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Dec 16th, 2006, 08:48 AM
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We found many little restaurants in Paris with menus offering a 25EUR fixed price dinner. You

We had our favorite meal on Ille St. Louis, at Le Caveau de l’Isle, at 36 rue Saint-Louuis en l’Isle. Great menu, with a three-course fixed prix around 25 EU. Excellent and friendly service. Small and atmospheric place. http://www.lecaveaudelisle.com
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Dec 16th, 2006, 11:28 AM
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Mr_Dreamer
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I made reservations at Le Caveau de l’Isle for Saturday June 2 2007 9:00pm.
It will be a little splurge with wine but still affordable. Thanks you, we look forward to it.
 
Dec 16th, 2006, 11:40 AM
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RJD
 
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Second MorganB. Ther are many places to eat other than the restaurants on the unsavory Rue de Huchette. That other guide, I forget the name, but it used to have $5 and $10 in it's title during the Middle ages, has a good list of inexpensive places.
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Dec 16th, 2006, 01:24 PM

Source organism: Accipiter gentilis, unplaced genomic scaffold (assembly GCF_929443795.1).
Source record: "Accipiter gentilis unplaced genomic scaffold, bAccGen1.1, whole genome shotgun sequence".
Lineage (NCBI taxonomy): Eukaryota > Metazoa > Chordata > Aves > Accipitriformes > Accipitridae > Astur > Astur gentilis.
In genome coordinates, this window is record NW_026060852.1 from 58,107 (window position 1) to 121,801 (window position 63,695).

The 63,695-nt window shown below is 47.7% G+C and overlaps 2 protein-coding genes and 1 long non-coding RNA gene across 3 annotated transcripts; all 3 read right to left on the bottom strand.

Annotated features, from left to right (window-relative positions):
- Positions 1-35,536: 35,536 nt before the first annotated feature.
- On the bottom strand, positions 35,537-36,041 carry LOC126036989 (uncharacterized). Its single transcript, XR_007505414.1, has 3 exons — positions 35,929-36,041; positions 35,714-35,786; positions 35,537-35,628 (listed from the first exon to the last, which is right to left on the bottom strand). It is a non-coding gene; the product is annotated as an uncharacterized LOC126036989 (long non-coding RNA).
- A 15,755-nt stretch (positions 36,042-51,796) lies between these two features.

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We LOVED Villa Romana, which is just steps from where we stayed at Port Doree. It may be farther than you'd like to go - but they have Italian, as well as steak and such. My husband had a rib steak for 10 Euros, and I had pasta a couple of nights for around 7 Euros. The food was fabulous, as was the owner. The meal was fairly quick too, in and out in about an hour or so.

They had a creme de menthe type ice cream that was awesome.

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Dec 16th, 2006, 01:31 PM
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I hope you enjoy le Caveau! There are many Fodorites who recommend it. It's also in a lovely part of Paris.

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Dec 17th, 2006, 02:11 AM
  #18  
ira
 
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Hi MD,